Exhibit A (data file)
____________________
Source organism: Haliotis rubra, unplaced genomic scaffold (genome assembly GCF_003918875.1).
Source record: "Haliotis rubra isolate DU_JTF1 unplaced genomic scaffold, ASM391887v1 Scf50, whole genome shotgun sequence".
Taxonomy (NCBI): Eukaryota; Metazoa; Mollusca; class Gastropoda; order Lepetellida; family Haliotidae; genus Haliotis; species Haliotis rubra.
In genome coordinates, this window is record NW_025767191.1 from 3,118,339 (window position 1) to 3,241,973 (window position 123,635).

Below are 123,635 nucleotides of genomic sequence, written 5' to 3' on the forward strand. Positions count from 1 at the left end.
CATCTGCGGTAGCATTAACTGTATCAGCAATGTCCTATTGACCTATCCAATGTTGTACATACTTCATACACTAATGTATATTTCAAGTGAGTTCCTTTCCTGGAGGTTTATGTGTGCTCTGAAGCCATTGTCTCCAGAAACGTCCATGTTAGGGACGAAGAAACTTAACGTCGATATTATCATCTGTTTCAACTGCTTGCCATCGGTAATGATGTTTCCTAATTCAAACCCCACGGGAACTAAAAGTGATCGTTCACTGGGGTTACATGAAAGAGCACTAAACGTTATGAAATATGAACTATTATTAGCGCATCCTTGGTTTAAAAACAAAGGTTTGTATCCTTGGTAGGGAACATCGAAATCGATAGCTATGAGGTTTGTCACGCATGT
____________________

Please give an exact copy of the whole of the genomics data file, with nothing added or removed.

Source organism: Haliotis rubra, unplaced genomic scaffold (genome assembly GCF_003918875.1).
Source record: "Haliotis rubra isolate DU_JTF1 unplaced genomic scaffold, ASM391887v1 Scf50, whole genome shotgun sequence".
Taxonomy (NCBI): Eukaryota; Metazoa; Mollusca; class Gastropoda; order Lepetellida; family Haliotidae; genus Haliotis; species Haliotis rubra.
In genome coordinates, this window is record NW_025767191.1 from 3,118,339 (window position 1) to 3,241,973 (window position 123,635).

Below are 123,635 nucleotides of genomic sequence, written 5' to 3' on the forward strand. Positions count from 1 at the left end.
CATCTGCGGTAGCATTAACTGTATCAGCAATGTCCTATTGACCTATCCAATGTTGTACATACTTCATACACTAATGTATATTTCAAGTGAGTTCCTTTCCTGGAGGTTTATGTGTGCTCTGAAGCCATTGTCTCCAGAAACGTCCATGTTAGGGACGAAGAAACTTAACGTCGATATTATCATCTGTTTCAACTGCTTGCCATCGGTAATGATGTTTCCTAATTCAAACCCCACGGGAACTAAAAGTGATCGTTCACTGGGGTTACATGAAAGAGCACTAAACGTTATGAAATATGAACTATTATTAGCGCATCCTTGGTTTAAAAACAAAGGTTTGTATCCTTGGTAGGGAACATCGAAATCGATAGCTATGAGGTTTGTCACGCATGT